Income taxes play a major role in the key business decisions every privately-held construction company owner needs to make on a daily basis. For many, income taxes have a significant impact on the cash flows of the business, driving decisions from what margins to charge on jobs to what to pay employees. And it will ultimately determine how much they can afford to reinvest in their business for continued success.
We have seen contractors who invest time and effort to manage their income taxes through thoughtful tax planning gain a competitive advantage in the marketplace. With the passage of the Tax Cuts and Jobs Act last December, all contractors have the opportunity to take a fresh look at their business and personal tax situation to maintain or enhance that competitive edge relative to their competitors.
Here are the top three tax planning opportunities that contractors should consider now.
Reevaluate your Tax Accounting Methods
Contractors with less than $25 million in revenue now have the ability to recognize revenue for tax purposes under a more favorable method of accounting than Percentage of Completion.
One method to consider is cash basis, through which the contactor recognizes revenue when receivables are collected and deducts expenses when bills are paid.
Another method to consider is the Completed Contract Method. This provides a greater opportunity to defer the recognition of a contract’s gross profit until it has been completed. For growing contractors, this income deferral translates to a lower income tax burden and more cash to reinvest in the business.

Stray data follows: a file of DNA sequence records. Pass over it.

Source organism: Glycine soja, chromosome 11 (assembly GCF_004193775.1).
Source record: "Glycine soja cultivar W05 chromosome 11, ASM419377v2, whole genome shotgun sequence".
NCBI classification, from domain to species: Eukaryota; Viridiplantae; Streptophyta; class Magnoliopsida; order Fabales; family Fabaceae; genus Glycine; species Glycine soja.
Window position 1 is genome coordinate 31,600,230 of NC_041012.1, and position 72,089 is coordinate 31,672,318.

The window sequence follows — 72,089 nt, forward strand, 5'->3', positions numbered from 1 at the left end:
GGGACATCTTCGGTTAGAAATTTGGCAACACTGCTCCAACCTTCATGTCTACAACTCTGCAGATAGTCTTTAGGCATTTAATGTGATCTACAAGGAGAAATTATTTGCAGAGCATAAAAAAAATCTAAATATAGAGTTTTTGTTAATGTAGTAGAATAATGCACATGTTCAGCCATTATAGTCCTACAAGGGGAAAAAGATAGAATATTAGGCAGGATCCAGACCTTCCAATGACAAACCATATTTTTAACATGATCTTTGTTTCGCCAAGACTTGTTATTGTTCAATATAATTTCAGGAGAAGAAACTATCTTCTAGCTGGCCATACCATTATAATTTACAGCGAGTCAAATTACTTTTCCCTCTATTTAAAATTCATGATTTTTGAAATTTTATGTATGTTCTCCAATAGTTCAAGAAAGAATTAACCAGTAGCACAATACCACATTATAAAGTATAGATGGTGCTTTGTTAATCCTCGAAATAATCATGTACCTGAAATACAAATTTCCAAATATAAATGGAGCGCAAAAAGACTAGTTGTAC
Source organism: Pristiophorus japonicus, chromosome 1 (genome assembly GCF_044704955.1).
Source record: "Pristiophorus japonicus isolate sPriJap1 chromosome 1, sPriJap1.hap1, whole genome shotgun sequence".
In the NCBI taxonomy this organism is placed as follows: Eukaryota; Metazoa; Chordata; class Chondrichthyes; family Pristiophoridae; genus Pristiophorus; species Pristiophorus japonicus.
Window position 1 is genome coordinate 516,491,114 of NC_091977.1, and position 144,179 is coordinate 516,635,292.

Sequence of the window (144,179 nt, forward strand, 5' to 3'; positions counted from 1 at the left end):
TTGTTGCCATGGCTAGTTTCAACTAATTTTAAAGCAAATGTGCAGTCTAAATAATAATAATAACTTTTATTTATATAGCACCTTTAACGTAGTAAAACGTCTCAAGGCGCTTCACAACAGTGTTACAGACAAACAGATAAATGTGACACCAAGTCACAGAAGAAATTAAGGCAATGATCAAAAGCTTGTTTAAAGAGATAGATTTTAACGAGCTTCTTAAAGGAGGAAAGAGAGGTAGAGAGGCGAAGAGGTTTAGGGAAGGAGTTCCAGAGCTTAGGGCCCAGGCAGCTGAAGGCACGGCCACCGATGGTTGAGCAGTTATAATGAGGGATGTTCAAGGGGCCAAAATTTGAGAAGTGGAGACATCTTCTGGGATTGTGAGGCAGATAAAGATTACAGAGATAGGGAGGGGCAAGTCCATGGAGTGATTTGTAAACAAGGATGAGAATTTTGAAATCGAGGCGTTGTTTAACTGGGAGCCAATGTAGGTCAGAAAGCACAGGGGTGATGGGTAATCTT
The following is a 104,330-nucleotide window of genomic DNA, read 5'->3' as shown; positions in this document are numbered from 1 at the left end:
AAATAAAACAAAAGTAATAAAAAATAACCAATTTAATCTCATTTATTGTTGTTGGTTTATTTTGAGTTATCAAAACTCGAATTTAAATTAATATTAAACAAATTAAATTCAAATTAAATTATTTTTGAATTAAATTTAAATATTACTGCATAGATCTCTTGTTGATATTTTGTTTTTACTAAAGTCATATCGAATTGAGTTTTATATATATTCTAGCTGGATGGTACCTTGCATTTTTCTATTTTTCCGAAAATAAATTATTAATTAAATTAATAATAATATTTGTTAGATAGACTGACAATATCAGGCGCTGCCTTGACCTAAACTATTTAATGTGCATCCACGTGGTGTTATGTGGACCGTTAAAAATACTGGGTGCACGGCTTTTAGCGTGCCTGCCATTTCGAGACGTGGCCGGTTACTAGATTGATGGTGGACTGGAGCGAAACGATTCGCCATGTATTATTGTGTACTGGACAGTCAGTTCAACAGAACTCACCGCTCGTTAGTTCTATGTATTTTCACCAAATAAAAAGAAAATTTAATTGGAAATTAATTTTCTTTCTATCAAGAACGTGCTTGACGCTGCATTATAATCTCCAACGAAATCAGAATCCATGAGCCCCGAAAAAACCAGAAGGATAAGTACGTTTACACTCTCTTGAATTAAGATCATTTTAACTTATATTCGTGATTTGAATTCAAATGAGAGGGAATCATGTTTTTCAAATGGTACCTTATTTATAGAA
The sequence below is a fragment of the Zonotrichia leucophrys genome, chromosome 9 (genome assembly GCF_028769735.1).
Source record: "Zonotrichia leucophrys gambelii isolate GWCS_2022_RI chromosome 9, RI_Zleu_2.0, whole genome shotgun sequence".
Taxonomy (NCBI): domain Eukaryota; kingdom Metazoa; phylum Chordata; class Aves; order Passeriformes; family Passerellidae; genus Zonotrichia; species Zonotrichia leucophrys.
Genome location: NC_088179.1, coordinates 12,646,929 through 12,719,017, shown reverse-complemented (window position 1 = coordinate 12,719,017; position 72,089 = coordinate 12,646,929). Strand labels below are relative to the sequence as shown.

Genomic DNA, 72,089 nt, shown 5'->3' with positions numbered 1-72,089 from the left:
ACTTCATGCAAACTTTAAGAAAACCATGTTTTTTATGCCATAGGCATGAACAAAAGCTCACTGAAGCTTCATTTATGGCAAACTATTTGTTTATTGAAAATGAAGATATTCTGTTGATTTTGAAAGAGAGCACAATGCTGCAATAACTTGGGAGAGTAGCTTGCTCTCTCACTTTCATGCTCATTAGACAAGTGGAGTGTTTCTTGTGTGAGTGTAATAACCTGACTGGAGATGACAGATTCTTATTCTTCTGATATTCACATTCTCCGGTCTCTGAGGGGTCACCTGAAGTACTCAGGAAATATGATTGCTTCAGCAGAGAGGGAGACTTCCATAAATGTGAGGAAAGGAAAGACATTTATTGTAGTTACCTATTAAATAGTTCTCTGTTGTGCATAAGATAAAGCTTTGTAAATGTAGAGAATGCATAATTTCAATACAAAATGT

Consider the New 20 Percent Pass-through Deduction
Many privately-held contractors operate their businesses through a pass-through entity (i.e., S corporation or partnership) to take advantage of the single level of tax and the flexibility offered by this structure.
Prior to 2018, income generated by a pass-through business was subject to tax as high as 39.6 percent under the personal individual tax brackets. The Tax Cuts and Jobs Act introduced a new 20 percent deduction that certain qualifying pass-through businesses can deduct against the income reported on their K-1s. This equates to a new effective tax rate of 29.6 percent on this type of income.
Contractors will need to spend time with their tax advisors to model out the potential tax savings from this new deduction. This modeling would also identify opportunities to restructure payment to owners and related parties to maximize the savings that could be achieved by the new deduction.
Examine Your State and Local Tax Deductions
Construction company shareholders often incur large state and local income tax bills as a result of their share of the business income. For some, this amount can be significant. Until 2018, state and local taxes were deductible on the Federal tax return. As a result of the new tax legislation, the total deduction for state and local taxes (including real estate taxes) is now capped at $10,000. This will result in an increase in the overall income tax base for many contractors.
However, a potential solution exists for contractors who reside in Pennsylvania and take advantage of the Employee Improvement Tax Credit (EITC) or the Opportunity Scholarship Tax Credit (OSTC). These credits provide opportunities to redirect a taxpayer’s state tax liability to a qualified school or educational organization in exchange for a state tax credit of up to 90 percent. It is viewed as a charitable contribution on the federal return and is still deductible under the new tax law. There is a process and timeline whereby the taxpayer will need to apply and be approved by the state for these credits, so immediate action should be taken if you would like to benefit from this incentive.
The new tax legislation has created a greater impetus for contractors to evaluate their new tax situation and begin the process of tax planning to take advantage of these changes. Failure to do so could lead to adverse tax consequences and put contractors at a disadvantage versus their competitors.
You may also like: